Austrian director Ulrich Seidl makes a habit of blurring boundaries: his documentaries include staged scenes, and his dramas feature nonprofessional actors who are sometimes playing versions of themselves. But there is little middle ground when it comes to the reception of his work.
Writing in Artforum last year, John Waters declared: "Fassbinder died, so God gave us Ulrich Seidl." Werner Herzog once said of Seidl's "Animal Love," a 1996 documentary about excessively devoted pet owners: "Never have I looked so directly into hell." (He meant it as a compliment.) But accusations of cruelty and misanthropy are also legion. Seidl's own website proudly displays a scroll of epithets that have been hurled at him, including "voyeur," "social pornographer" and "blackguard."
For such a divisive figure, Seidl has had unusually prominent platforms for his most recent work, the "Paradise" trilogy, with one new film at each of the three major European festivals.
"Paradise: Love," which opens in Los Angeles this week, had its premiere in competition at Cannes last May. "Faith" was screened in Venice, where it won a jury prize and drew charges of blasphemy and the threat of a lawsuit from a Catholic organization. The final installment, "Hope," was shown in Berlin, where Seidl also presented an exhibition of still images from the trilogy.
In an interview at Cannes, Seidl, speaking in German through a translator, said that the original plan was to make one episodic film about three women, each on a journey of her own.
The mother, Teresa, visits a seaside resort in Kenya, where young local men known as beach boys sell trinkets — and themselves — to female Western pleasure-seekers. Her sister, Maria, a devout Catholic, takes time off work to devote herself to door-to-door proselytizing, only to be interrupted by the return of her estranged husband, a wheelchair-bound Egyptian Muslim. Teresa's daughter, Melanie, is shipped off to a fitness camp for overweight teenagers, where she develops a crush on a middle-aged doctor.
"All three women are in search of their personal paradise," Seidl said. Wrestling with 90 hours of footage, he ended up with a six-hour film. Attempts to condense or intercut the stories weakened individual scenes, so he persuaded his investors to allow him to make three films, each one named for a Christian virtue.
The title of the trilogy can be taken in what Seidl called the "biblical sense" — paradise as "the original state of constant happiness," as he put it. Stefan Grissemann, an Austrian critic, wrote a book on Seidl titled "Sündenfall," which translates as "Original Sin." The concept of sin, Grissemann said in an email, relates to Seidl's established role as a taboo-breaker with "an explicit way of dealing with religion and, for that matter, public morality."(Among Seidl's documentaries is a portrait of Catholics at prayer, "Jesus, You Know.")
Austrian cinema has no shortage of provocateurs, starting with the newly Oscar-sanctioned Michael Haneke, but Seidl's confrontational streak is especially pronounced, evident in almost every frame. His movies favor head-on, tableau-like compositions, a static style that Seidl, 60, said dates to his first short from film school in the 1980s. (The "Paradise" trilogy was shot by Wolfgang Thaler, a longtime collaborator, and the veteran American cinematographer Ed Lachman.)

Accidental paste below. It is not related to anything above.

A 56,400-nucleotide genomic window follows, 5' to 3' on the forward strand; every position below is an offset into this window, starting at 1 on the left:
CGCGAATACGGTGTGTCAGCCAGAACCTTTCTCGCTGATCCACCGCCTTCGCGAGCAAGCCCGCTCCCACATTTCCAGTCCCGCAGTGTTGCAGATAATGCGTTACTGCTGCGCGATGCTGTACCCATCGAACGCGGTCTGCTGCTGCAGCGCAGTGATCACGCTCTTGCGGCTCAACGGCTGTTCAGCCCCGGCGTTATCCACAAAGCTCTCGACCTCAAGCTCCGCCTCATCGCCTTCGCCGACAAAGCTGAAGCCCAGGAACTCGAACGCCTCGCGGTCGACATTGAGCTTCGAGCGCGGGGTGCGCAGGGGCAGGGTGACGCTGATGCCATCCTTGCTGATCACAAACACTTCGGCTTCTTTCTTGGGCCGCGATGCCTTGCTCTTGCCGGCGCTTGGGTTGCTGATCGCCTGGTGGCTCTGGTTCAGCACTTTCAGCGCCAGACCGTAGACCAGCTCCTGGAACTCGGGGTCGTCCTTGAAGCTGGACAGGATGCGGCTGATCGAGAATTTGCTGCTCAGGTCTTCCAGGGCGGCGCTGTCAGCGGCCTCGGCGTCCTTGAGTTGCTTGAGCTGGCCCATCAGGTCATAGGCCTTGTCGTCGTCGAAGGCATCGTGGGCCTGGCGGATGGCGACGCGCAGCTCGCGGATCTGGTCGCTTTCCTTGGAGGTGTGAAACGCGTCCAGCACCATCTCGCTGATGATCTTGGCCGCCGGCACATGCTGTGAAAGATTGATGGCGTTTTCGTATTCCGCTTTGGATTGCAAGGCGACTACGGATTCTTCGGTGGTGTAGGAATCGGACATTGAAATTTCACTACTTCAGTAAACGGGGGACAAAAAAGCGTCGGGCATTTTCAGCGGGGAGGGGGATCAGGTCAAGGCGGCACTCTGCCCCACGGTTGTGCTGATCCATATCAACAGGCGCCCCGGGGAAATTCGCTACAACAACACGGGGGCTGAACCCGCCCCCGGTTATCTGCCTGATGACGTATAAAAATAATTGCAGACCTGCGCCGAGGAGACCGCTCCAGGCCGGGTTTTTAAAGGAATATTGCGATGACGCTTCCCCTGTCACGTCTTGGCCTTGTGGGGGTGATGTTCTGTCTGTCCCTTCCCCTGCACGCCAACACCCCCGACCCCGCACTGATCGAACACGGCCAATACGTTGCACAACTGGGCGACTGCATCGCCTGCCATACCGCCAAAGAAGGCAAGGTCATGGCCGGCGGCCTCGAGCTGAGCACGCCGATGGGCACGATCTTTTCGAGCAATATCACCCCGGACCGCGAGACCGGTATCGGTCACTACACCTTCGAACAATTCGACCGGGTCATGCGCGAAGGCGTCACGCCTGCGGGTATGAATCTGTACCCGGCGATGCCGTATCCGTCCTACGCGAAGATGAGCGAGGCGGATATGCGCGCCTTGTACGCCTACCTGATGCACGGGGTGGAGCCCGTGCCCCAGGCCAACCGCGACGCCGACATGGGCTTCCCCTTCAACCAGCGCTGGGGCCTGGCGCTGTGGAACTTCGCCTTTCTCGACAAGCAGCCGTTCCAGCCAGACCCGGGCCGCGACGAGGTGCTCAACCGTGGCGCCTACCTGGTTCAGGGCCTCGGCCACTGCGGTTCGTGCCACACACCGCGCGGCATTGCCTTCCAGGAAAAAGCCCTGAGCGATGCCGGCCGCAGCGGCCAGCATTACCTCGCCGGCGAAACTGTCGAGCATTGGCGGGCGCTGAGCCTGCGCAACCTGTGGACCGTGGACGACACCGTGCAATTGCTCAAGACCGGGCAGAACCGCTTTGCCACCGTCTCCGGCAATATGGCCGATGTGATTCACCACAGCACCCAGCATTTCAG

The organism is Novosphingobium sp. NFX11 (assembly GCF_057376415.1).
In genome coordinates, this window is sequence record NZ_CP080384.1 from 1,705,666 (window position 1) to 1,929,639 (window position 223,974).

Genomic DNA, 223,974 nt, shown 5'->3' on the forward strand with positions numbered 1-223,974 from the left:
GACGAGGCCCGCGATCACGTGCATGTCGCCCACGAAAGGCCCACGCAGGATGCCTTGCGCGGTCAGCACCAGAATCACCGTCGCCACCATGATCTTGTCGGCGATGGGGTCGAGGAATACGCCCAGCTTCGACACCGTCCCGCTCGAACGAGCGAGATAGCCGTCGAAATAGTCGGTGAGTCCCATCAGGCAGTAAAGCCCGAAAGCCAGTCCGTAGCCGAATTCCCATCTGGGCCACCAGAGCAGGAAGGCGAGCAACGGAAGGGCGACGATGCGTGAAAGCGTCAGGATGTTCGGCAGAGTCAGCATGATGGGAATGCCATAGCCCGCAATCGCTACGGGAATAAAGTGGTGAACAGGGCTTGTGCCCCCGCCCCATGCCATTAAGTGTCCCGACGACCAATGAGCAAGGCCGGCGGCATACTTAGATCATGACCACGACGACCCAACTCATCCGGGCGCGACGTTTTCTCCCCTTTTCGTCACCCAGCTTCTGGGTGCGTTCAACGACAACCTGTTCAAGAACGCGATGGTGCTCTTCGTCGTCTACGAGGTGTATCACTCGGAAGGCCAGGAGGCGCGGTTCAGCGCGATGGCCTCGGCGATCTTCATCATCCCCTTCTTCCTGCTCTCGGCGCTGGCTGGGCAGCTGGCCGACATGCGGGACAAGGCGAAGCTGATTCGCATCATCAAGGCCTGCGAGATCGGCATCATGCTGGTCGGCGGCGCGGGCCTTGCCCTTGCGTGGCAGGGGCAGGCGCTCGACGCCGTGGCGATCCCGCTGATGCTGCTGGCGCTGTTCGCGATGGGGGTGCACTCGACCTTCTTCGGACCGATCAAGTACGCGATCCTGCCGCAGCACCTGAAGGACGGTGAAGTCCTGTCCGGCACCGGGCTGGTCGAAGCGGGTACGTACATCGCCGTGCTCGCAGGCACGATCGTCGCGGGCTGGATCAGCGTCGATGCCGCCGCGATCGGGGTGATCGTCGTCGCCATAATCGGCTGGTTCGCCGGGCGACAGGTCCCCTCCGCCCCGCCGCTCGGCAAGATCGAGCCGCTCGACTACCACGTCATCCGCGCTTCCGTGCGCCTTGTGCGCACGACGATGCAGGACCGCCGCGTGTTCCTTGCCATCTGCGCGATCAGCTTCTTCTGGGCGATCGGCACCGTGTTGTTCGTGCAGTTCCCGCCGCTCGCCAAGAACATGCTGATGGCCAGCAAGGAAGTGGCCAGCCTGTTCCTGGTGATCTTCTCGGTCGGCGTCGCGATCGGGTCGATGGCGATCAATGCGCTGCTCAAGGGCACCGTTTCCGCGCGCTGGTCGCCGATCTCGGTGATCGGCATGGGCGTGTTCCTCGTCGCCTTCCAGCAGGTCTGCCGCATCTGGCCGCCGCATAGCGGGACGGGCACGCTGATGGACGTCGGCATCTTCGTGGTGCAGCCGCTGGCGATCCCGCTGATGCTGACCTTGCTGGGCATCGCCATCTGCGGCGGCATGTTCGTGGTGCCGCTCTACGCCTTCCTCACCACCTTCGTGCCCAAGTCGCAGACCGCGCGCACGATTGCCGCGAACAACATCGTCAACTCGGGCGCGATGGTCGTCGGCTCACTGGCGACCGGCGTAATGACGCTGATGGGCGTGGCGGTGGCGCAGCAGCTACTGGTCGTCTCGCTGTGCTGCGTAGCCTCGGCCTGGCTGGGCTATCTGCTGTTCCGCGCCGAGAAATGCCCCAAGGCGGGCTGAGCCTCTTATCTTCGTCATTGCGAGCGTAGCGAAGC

The outward poise of the films stands in stark contrast to the extravagantly messy behavior on view in them. As severe and controlled as they appear, their defining quality may in fact be their volatility. Fiction and documentary commingle in unpredictable ways, as stories and actors are exposed to real people and places.
"I don't distinguish between actors and nonactors," Seidl said. Professional or otherwise, none of his performers ever sees a script. Scenes emerge through a long process of rehearsal and improvisation, and he shoots chronologically, which allows him and his wife and writing partner, Veronika Franz, to revise the screenplay as they go.
In his 2007 fiction film "Import/Export," Seidl ventured into a geriatric ward, where he filmed patients on the verge of death. In "Love" he cast actual beach boys, which meant that the queasy on-screen transactions between the visitors and the locals played out behind the scenes as well. "It was a kind of blackmail," Seidl said. "After we'd been shooting for two weeks they stopped and said if they didn't receive twice as much as promised they would pull out."
"Paradise" touches on many of the obsessions that have run through Seidl's three-decade career: religion, lust, beauty ideals, the war of the sexes. "All the relationships between men and women in these films are very unequal," Seidl said of the three heroines in "Paradise," each trapped in a doomed coupling across a racial, religious or age divide.
Seidl has not exactly mellowed with age, but at least in Austria, Grissemann said, the criticisms have softened with his growing international acclaim, as has happened with other iconoclasts such as Haneke and the novelists Thomas Bernhard and Elfriede Jelinek.
Seidl's next project is a documentary about "the relationship that men have with their basements," he said recently in Berlin. While visiting Austrian homes as research for "Dog Days" (2001), an ensemble movie set in a Viennese suburb, he realized that "very often the basement is far more lavishly outfitted than the living space above ground."
While Seidl's documentary will not deal with the sensational recent news stories of Austrian home dungeons where young girls were held captive for years, he said he expects viewers to watch it with those real-life cases in mind.
"My experience is that men retreat to their basements when they want to be the way they are," he said.
Which naturally raises the question: What might we find in his basement?
Seidl responded with a smile: "I have a very nice old wine cellar."
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